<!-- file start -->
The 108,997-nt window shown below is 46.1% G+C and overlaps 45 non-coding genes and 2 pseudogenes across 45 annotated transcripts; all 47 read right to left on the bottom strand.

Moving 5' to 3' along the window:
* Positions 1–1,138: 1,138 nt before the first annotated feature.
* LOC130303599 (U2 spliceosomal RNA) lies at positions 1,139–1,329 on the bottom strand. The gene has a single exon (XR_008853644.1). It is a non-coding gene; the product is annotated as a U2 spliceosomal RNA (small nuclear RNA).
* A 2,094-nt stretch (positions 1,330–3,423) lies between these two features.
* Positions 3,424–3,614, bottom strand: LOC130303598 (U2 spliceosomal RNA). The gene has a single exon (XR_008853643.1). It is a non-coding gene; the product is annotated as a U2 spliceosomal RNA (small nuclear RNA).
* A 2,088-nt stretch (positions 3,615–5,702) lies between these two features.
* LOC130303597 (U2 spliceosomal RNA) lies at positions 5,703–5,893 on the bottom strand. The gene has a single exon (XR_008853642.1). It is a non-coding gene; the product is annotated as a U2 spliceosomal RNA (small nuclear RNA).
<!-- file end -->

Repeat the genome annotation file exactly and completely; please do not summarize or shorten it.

The 108,997-nt window shown below is 46.1% G+C and overlaps 45 non-coding genes and 2 pseudogenes across 45 annotated transcripts; all 47 read right to left on the bottom strand.

Moving 5' to 3' along the window:
* Positions 1–1,138: 1,138 nt before the first annotated feature.
* LOC130303599 (U2 spliceosomal RNA) lies at positions 1,139–1,329 on the bottom strand. The gene has a single exon (XR_008853644.1). It is a non-coding gene; the product is annotated as a U2 spliceosomal RNA (small nuclear RNA).
* A 2,094-nt stretch (positions 1,330–3,423) lies between these two features.
* Positions 3,424–3,614, bottom strand: LOC130303598 (U2 spliceosomal RNA). The gene has a single exon (XR_008853643.1). It is a non-coding gene; the product is annotated as a U2 spliceosomal RNA (small nuclear RNA).
* A 2,088-nt stretch (positions 3,615–5,702) lies between these two features.
* LOC130303597 (U2 spliceosomal RNA) lies at positions 5,703–5,893 on the bottom strand. The gene has a single exon (XR_008853642.1). It is a non-coding gene; the product is annotated as a U2 spliceosomal RNA (small nuclear RNA).